The Amarna Coffins Project
The South Tombs Cemetery is located in a wadi below the southern tombs of the nobles at Tell el-Amarna. It was used as a public graveyard for about 6000 inhabitants of Akhetaten during the turbulent reign of Akhenaten and his queen Nefertiti (about c. 1349-1332 BC). The cemetery was discovered in 2003 and excavated between 2006 and 2013. A sample of 381 graves have been examined. The Amarna Coffins Project was started in 2015 for the analysis of all coffin fragments found in the cemetery.
The South Tombs Cemetery during excavations in 2007. Photo: Gwil Owen/Amarna Project.
The graves in the public cemeteries at Amarna are for the most part simple pits, usually without any architectural elements either below or above ground. Most of the bodies were wrapped in linen textiles and rough plant fiber matting, and the pits filled up with sand after interment. In about 10% of the graves, the archaeologist found traces of wooden coffins. In 2010, two relatively intact coffin cases were discovered. Like most private coffins from the 18th Dynasty, they were mummy-shaped, with yellow decoration painted on a black background. The decorations themselves, however, are quite unusual. In place of the traditional images and incantations of the Netherworld deities, the scenes and texts showed living people engaged in activities associated with the funerary ritual, particularly mourning and the presentations of offerings.
Left, Anders Bettum records pieces of painted plaster from a heavily fragmented coffin, looking for diagnostic pieces to determine its decorative scheme. Photo: Amarna Project
The Amarna period has long been a black hole in the typology of New Kingdom private coffins. Given Akhenaten's religious revolution, one would expect that a new decorative program for private coffins was developed, but up until now, hard evidence for such a program has been meagre.
21 decorated coffins from the south tombs cemetery have been identified. Their state of preservation is variable, ranging from a handful of painted plaster pieces to near complete coffins cases. In part due to robberies, the lids have rarely survived. Nevertheless, careful study of the fragments has made it possible to reconstruct two decorative schemes for coffins in use in the cemetery: the ‘traditional’ composition, based on chapter 151 from the Book of the Dead, and a new 'Atenist ' type of coffin decoration, devoid of references to the traditional Osirian afterlife. The excavated specimens provide a key to identify coffins in existing collections as members of the Amarna-corpus, thereby filling the gap in the typology of New Kingdom coffins and contributing to our understanding of private burial customs in this crucial phase in the history of religions.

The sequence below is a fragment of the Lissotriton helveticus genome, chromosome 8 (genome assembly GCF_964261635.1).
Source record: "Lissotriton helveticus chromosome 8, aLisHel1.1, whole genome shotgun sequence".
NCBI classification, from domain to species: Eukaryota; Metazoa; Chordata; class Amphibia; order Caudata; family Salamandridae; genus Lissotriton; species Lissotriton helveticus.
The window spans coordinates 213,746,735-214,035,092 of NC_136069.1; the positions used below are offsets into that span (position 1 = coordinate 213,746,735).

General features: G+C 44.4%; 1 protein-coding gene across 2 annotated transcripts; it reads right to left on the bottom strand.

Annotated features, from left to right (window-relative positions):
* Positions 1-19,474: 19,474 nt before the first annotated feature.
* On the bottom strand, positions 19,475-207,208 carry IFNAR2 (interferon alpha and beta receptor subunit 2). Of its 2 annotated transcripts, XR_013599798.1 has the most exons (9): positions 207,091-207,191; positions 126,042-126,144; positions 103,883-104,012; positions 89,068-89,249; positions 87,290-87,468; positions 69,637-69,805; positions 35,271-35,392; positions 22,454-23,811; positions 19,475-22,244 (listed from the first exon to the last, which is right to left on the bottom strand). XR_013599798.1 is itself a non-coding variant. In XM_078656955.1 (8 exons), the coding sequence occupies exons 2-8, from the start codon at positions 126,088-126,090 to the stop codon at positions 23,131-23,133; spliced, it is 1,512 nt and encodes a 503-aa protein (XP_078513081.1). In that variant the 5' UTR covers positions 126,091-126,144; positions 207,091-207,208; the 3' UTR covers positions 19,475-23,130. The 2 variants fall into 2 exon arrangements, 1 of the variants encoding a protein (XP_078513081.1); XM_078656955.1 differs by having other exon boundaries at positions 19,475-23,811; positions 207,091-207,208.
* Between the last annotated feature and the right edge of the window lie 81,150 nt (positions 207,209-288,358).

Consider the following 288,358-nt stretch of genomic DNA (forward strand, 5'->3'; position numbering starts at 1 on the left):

Lucy Skinner cleans and consolidates the wall of one of the coffins with traditional decoration. Photo: Amarna Project
The new coffin type shows both continuation of traditional patterns and a strong tendency of archaism, i.e. a revival of ritual motifs seen on coffins in the early New Kingdom. At the same time, we see in some of these scenes the origin of certain motifs that were to be continued and developed further in the Ramesside era.
On-site study and recording of the coffin fragments were concluded during the spring season 2018. A full catalogue and analysis of the coffins will be published along with the other finds from the South Tombs Cemetery.
Anders Bettum and Lucy Skinner recording the last coffin fragments in their improvised outdoor studio. Spring 2018.
Bettum, A. & L. Skinner, (2015). The Amarna Coffins Project: Coffins from the South Tombs Cemetery, in B. Kemp (ed.) Tell el-Amarna, 2014-15. JEA 101, 337-342.
Stevens, A. (2017). Death and the City: The Cemeteries of Amarna in Their Urban Context. Cambridge Archaeological Journal, 1-24. doi:10.1017/S0959774317000592.